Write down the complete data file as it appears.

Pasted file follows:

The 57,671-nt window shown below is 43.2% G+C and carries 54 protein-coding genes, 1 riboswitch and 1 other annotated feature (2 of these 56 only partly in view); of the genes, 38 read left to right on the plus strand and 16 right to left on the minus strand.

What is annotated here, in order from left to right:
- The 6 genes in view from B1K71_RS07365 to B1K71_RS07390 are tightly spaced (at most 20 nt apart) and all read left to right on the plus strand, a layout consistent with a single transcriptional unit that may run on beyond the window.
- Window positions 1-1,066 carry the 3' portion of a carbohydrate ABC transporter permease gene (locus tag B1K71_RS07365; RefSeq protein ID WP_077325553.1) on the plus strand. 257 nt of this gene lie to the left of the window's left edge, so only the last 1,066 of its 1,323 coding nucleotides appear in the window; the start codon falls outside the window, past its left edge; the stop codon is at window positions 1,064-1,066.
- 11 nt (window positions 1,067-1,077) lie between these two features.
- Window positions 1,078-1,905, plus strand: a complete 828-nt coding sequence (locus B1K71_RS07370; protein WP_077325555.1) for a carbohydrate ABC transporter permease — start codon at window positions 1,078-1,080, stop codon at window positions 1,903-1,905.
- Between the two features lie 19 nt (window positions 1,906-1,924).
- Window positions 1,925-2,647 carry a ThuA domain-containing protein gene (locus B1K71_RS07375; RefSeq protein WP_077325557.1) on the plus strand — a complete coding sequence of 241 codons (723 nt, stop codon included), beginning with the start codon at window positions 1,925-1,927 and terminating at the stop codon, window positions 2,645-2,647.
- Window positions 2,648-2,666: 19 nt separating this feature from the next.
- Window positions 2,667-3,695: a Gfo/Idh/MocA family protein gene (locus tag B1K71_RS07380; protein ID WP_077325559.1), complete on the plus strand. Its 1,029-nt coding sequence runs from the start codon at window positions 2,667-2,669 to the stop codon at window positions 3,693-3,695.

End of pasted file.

The 57,671-nt window shown below is 43.2% G+C and carries 54 protein-coding genes, 1 riboswitch and 1 other annotated feature (2 of these 56 only partly in view); of the genes, 38 read left to right on the plus strand and 16 right to left on the minus strand.

What is annotated here, in order from left to right:
- The 6 genes in view from B1K71_RS07365 to B1K71_RS07390 are tightly spaced (at most 20 nt apart) and all read left to right on the plus strand, a layout consistent with a single transcriptional unit that may run on beyond the window.
- Window positions 1-1,066 carry the 3' portion of a carbohydrate ABC transporter permease gene (locus tag B1K71_RS07365; RefSeq protein ID WP_077325553.1) on the plus strand. 257 nt of this gene lie to the left of the window's left edge, so only the last 1,066 of its 1,323 coding nucleotides appear in the window; the start codon falls outside the window, past its left edge; the stop codon is at window positions 1,064-1,066.
- 11 nt (window positions 1,067-1,077) lie between these two features.
- Window positions 1,078-1,905, plus strand: a complete 828-nt coding sequence (locus B1K71_RS07370; protein WP_077325555.1) for a carbohydrate ABC transporter permease — start codon at window positions 1,078-1,080, stop codon at window positions 1,903-1,905.
- Between the two features lie 19 nt (window positions 1,906-1,924).
- Window positions 1,925-2,647 carry a ThuA domain-containing protein gene (locus B1K71_RS07375; RefSeq protein WP_077325557.1) on the plus strand — a complete coding sequence of 241 codons (723 nt, stop codon included), beginning with the start codon at window positions 1,925-1,927 and terminating at the stop codon, window positions 2,645-2,647.
- Window positions 2,648-2,666: 19 nt separating this feature from the next.
- Window positions 2,667-3,695: a Gfo/Idh/MocA family protein gene (locus tag B1K71_RS07380; protein ID WP_077325559.1), complete on the plus strand. Its 1,029-nt coding sequence runs from the start codon at window positions 2,667-2,669 to the stop codon at window positions 3,693-3,695.